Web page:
Saturday, October 07, 2006

What is the purpose of civil government?

From a forum I attended last night. There were four speakers. I really appreciated hearing Eric Williams, who spoke first, and was one of the main people behind the IRS complaint that was filed against two major churches that were practically endorsing Ken Blackwell. I'm hoping to write up some of what he said next.

There were also two other speakers, both Evangelicals. Everyone was supposed to give a 10 minutes opening statement. Lankford's statement was almost 20 minutes, so it's taking a long time to get through it. But I do think it's important to try to understand the motivation here. I've done a diary at Kos addressing Lankford's view of history, government, and why Evangelicals feel forced to respond to the events that are unfolding. In this post, though, I'm just including what he said is the role of civil government. Obviously, my view of "what the civil government's job is" is quite different from his.

Let me give you a little different way to think of politics and government. I support what is called Christian public policy, and a fair question is, "What the heck is that?" Now we have some people who claim that there is no such thing as Christian public policy. Christian public policy, in my understanding, is public policy that glorifies God, and advances the kingdom of God. Now, obviously, there's lots of leeway for interpreting what exactly that means--what kind of public policy *would* glorify God, what sort of public policy *would* advance the kingdom of God, but that's our starting point. And I think a biblical understanding of government begins with the recognition that God ordained four types of government. And part of the problem we have is that we only talk about one of the four.

God ordained individual government--you are individually sovereign. You personally have rights and authority and responsibility, you will personally answer for your life before God. You deserve respect and dignity as an individual sovereign government. God ordained family government. Families have real authority, real responsibility, and should be respected as a government. That's a Genesis ordaination (sp?) government. Third, we have the church. The church is ordained as a *real* government. There's a lot of conversation today about whether the church should be tax exempt. I think biblically and historically, the church shouldn't *need* to be tax exempt, because the church is tax *immune*. That is, the church is a separate, sovereign government, that is immune from other taxes, because it's a *different government*. You shouldn't be able to tax the church--it's distinct from the civil government, and it was recognized that way in American government until 1954 when they changed the IRS code.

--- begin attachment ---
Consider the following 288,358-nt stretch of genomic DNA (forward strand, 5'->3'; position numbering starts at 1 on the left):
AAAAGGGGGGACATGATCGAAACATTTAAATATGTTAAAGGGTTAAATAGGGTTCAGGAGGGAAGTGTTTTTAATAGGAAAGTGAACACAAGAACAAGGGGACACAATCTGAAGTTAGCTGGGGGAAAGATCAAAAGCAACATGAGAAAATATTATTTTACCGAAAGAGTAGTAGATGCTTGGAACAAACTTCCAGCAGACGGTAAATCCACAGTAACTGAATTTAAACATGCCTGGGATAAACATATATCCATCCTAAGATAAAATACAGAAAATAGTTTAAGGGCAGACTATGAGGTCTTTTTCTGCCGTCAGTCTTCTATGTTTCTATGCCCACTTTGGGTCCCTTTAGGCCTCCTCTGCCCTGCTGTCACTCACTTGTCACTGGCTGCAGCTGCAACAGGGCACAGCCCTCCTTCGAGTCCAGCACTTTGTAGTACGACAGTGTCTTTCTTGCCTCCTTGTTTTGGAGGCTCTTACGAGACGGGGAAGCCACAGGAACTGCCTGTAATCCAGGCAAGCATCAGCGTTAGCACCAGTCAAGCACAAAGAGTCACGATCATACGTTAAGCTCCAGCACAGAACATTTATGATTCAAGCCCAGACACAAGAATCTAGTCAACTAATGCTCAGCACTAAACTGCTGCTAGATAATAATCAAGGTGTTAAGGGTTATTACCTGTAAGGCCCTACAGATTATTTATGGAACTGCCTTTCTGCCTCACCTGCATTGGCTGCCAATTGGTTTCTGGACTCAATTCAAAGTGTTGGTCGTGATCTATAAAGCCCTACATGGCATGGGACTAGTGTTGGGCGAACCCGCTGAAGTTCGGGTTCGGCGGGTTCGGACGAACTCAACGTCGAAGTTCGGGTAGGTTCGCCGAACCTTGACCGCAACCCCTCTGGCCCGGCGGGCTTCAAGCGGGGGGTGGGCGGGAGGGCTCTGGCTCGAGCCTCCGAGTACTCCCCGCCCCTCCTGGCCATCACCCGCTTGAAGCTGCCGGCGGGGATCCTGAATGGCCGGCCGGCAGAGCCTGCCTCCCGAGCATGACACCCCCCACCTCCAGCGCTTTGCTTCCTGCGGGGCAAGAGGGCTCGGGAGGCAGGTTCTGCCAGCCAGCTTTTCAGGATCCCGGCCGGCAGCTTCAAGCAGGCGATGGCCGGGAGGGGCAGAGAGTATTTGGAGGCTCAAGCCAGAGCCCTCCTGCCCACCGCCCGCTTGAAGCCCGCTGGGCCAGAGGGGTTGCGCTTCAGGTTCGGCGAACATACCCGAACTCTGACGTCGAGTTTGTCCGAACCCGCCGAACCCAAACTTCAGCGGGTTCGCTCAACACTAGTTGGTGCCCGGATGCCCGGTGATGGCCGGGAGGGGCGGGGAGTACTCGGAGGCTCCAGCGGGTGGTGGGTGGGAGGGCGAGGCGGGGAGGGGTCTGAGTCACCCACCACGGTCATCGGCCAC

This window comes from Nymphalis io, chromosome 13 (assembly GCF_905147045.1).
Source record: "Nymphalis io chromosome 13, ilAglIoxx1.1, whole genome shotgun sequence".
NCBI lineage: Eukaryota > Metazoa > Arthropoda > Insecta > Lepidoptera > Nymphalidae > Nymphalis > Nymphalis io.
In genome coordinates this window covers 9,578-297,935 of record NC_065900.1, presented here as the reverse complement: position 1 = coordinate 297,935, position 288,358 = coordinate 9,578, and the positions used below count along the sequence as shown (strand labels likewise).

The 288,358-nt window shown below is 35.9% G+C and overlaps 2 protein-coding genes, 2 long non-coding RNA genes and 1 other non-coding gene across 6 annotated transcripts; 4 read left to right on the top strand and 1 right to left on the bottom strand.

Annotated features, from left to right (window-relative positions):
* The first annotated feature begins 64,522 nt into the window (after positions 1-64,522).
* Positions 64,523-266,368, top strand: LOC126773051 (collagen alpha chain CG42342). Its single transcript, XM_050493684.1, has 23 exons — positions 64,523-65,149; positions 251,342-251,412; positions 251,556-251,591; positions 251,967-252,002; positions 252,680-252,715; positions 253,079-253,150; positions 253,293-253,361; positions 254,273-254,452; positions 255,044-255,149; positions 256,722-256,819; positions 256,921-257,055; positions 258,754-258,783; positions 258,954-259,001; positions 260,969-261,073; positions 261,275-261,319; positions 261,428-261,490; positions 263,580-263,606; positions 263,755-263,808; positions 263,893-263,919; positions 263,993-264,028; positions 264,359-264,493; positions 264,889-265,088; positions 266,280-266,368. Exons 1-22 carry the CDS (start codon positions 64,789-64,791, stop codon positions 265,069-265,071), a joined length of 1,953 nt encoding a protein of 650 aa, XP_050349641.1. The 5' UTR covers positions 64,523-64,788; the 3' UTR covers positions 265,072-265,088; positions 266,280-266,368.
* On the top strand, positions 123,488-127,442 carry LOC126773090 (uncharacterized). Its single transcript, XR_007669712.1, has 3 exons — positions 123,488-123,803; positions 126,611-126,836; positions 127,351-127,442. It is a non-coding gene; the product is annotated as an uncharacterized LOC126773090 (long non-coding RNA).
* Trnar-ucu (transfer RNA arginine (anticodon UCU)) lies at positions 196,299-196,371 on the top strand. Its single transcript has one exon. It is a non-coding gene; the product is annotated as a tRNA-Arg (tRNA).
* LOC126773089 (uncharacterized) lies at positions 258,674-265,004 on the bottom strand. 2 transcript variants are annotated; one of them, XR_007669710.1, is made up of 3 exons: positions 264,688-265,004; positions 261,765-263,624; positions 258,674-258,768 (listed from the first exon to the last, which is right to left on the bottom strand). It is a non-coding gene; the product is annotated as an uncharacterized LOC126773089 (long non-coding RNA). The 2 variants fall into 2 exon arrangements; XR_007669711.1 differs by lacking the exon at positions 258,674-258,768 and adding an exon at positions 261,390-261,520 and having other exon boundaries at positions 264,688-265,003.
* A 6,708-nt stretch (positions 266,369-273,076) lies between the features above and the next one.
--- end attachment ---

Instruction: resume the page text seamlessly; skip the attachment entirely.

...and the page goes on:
And then finally you have the civil government. Now, the key principle to understand is that Christians, or at least Christians who think like I do, Evangelical Christians who believe in Christian public policy--we don't hate big government because we're against government. We don't like big government because it encroaches on the responsibility of individuals and families and churches. You see, we all call for the government to do something about the problems facing us. And I hear all the time, "You know, the government ought to do something about that." And I always answer "You know, you are exactly right, the government should do something about that", but the question we don't often ask is, "which government?" Should the individual be responsible for that, should the family be responsible for that, should the church be responsible for that, or the civil government be responsible for that? Now, I personally believe that individuals, families, and churches are *absolutely* responsible for helping the poor. I *don't* believe that one of the primary responsibilities of the *civil* government is caring for the poor.

I have a quick question for you--here's a quiz. When were poor people invented?...Okay, second question, does God hate the poor? Obviously not--he made so many of them. When was the first federal welfare program in America? Roosevelt, 1933, Social Security. Didn't we have any poor people in the colonies? Poor people in the states? All of a sudden, we had federal welfare programs--why? Because we believed that responsibility for poor people was with individuals, families, and churches, and sometimes local governments would get together and help poor people, and that's where that responsibility rested. So, we seek stronger individuals, stronger families, and stronger churches, and a civil government that's fully empowered to do what it's supposed to do, but not to encroach on the other three legitimate governments. And so that's what I try to promote.

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